Professor Steve Jones wrote for the London Daily Telegraph recently this splendid short biography of Alfred Russel Wallace and his major contributions to 19th century science.
Fourteen years younger, Alfred Russel Wallace discovered the ideas of natural evolution in the 1850s which Charles Darwin had been working on for thirty years. Alfred Russel Wallace was an immensely clever man. This short biography is well worth reading; so please read on . . .
Alfred Russel Wallace, the man who pre-empted Darwin
Born: January 8, 1823, Llanbadoc
Died: November 7, 1913, Broadstone, Dorset
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Could you provide a more specific llnk to the Daily Telegraph article?
Wallace resonates with me because one of his substantial backers was a local person of considerable commerce in my home vicnity. The following is an article about Wallace published at the time of the 150th anniversary of the publication the Origin of Species.
November 22, 2009 Bryan Ward Jr.: Darwin has link to W.Va. On Tuesday, people around the world will celebrate the 150th anniversary of the publication of Charles Darwin's history-making book, "On the Origin of Species." Whether you revel in the book or are disgusted by it, you cannot deny its impact on public discourse. While many words will be wasted by partisans trying to convince the other side of their ignorance and error, there is a story behind the rhetoric that shows that ideas themselves are evolutionary, subject to natural selection, and even West Virginians can be a part of it.
Today, when educated people are asked about the creator of the idea of evolution and natural selection, Darwin's name is first and foremost. However, at the time of the publication of his book, he was not solely credited, but instead shared that honor with another naturalist, Alfred Wallace. In fact, it was an essay that Wallace sent to Darwin to pass on to a colleague titled "On the Tendency of Varieties to Depart Indefinitely From the Original Type" that sparked Darwin to begin work on his book.
The ideas of evolution and natural selection were delivered to the scientific community in England 18 months before the publication of Darwin's book at a meeting of the Linnean Society, a world-renowned natural history group. Wallace's paper was presented with fragments of Darwin's unpublished papers. Neither man was present. Wallace was in Indonesia conducting research on plant and animal life, and Darwin was represented by a close associate. Following the meeting, both men were jointly credited with the discovery. History, however, hasn't been kind to Wallace, who, as a recent biography title noted, remained "In Darwin's Shadow."
Another recent book - "Darwin's Armada: Four Voyages and the Battle for the Theory of Evolution," by Iain McCalman - describes the collective process that led to development of the theory of evolution. One chapter in that book is dedicated to Alfred Wallace and the travels, trials and tribulations that led to formation of his evolutionary ideas. In this chapter, it comes to light that a West Virginian actually played a huge role in Wallace's life and scientific discoveries. Even to those who really know West Virginia history, the name William Henry Edwards means little, but during the late 19th century, he was well known.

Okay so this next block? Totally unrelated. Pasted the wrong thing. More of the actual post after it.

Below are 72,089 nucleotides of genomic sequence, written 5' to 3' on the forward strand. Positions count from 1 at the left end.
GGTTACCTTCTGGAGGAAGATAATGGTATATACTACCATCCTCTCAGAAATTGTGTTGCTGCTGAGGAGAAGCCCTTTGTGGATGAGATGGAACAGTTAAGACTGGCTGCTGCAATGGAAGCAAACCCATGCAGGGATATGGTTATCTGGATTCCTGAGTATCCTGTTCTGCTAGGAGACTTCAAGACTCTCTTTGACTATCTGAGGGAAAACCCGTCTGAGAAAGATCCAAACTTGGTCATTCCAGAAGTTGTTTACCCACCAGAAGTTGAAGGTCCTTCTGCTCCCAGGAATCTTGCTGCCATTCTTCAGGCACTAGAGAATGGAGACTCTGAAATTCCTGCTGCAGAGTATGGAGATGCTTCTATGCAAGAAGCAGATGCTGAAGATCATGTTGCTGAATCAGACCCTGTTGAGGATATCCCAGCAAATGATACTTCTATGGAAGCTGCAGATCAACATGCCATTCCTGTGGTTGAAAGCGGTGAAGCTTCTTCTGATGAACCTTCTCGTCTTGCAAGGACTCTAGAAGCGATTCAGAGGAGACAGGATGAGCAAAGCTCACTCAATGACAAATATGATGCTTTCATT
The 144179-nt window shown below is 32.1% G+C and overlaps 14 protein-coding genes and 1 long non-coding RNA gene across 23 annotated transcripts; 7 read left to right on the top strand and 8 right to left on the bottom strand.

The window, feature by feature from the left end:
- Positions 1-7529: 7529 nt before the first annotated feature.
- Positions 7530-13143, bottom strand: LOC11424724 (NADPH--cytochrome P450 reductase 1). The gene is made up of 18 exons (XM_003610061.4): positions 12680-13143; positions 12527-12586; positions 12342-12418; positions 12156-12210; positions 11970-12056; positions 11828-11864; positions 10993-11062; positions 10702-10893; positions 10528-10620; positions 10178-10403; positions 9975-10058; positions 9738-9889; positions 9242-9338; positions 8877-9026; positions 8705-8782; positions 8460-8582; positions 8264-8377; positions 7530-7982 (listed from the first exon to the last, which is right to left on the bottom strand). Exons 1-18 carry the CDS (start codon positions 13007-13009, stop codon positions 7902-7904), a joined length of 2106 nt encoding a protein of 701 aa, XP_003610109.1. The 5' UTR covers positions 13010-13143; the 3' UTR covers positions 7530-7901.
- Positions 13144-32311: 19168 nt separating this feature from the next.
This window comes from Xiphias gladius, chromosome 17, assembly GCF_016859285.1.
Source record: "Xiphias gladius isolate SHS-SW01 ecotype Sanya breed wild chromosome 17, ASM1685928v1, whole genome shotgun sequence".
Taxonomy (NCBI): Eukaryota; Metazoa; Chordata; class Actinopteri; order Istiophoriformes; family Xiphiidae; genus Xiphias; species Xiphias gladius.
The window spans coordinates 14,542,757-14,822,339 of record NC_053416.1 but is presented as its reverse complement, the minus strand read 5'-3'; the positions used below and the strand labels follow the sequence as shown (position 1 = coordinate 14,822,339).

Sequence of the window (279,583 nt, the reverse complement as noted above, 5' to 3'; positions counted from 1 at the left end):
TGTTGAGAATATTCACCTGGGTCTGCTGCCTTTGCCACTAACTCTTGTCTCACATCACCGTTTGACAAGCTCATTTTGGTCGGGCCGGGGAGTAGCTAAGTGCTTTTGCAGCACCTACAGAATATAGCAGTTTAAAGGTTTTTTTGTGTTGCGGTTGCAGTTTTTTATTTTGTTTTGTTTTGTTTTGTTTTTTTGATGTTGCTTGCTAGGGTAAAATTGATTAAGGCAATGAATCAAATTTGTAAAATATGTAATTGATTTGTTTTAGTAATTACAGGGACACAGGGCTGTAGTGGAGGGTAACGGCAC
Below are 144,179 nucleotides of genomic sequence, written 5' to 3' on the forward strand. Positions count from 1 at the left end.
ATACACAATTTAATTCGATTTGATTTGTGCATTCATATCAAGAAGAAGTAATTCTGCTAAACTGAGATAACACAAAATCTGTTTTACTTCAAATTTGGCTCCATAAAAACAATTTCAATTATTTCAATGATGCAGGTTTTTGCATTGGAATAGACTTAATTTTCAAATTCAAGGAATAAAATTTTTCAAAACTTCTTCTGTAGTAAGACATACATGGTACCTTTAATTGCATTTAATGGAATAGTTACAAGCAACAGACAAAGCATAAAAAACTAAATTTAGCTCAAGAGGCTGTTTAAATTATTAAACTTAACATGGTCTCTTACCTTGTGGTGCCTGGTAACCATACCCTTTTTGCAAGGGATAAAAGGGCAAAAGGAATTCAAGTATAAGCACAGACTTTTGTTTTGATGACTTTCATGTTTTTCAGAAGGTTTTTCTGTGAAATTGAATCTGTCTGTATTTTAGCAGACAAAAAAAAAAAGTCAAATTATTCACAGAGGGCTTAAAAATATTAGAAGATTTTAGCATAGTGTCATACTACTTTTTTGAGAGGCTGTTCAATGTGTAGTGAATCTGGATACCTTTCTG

In 1846, Edwards published "A Voyage Up the River Amazon." The book chronicled an early natural history trip to the jungle that Edwards took to investigate birds and other wildlife. For those interested in the early natural history field, the book was a bombshell. Edwards gave credence to the wild notions and imagination of young men like Wallace.
Following his trip to the rainforest, Edwards came to what would become West Virginia and opened one of the first commercial coal mines along the Kanawha River, at Coalburg. During a journey to England in 1848 to seek funding for his coal properties, he had a chance meeting with Wallace, which resulted in Wallace and a companion taking a disastrous and almost fatal trip to the Amazon.
Wallace later returned to England and embarked on work in Indonesia. Edwards, from his home in West Virginia, became a world authority on Lepidoptera, the order of insects that include butterflies and moths. The culmination of his work was ultimately published in a massive three-volume set as "Butterflies of North America," released in 1872, 1884 and 1897. A wonderful collection of journals, notes, correspondence, articles, books and original artwork is housed in the West Virginia State Archives. Among the collection is a series of letters from Wallace who, on a trip to America in 1887, stopped for four days to visit Edwards at his home in Coalburg and to explore the mountains of West Virginia.
As is often the case with history and revolutionary discoveries, the popular notion is simplistic and
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eliminates real and interesting stories behind the events. This story further demonstrates that no one is an island, and that even people in the hills of West Virginia can have a big impact on ideas of a greater world.
Ward is assistant director of the State Archives.
a link to the Daily Telegraph report